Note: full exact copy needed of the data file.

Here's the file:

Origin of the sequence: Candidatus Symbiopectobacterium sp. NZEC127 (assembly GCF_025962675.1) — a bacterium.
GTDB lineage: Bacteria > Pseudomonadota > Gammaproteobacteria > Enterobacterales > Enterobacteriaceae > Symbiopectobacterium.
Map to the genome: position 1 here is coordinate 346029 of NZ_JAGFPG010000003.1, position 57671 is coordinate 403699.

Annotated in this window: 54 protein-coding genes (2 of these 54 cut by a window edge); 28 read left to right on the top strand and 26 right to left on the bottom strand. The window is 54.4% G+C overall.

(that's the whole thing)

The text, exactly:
Origin of the sequence: Candidatus Symbiopectobacterium sp. NZEC127 (assembly GCF_025962675.1) — a bacterium.
GTDB lineage: Bacteria > Pseudomonadota > Gammaproteobacteria > Enterobacterales > Enterobacteriaceae > Symbiopectobacterium.
Map to the genome: position 1 here is coordinate 346029 of NZ_JAGFPG010000003.1, position 57671 is coordinate 403699.

Annotated in this window: 54 protein-coding genes (2 of these 54 cut by a window edge); 28 read left to right on the top strand and 26 right to left on the bottom strand. The window is 54.4% G+C overall.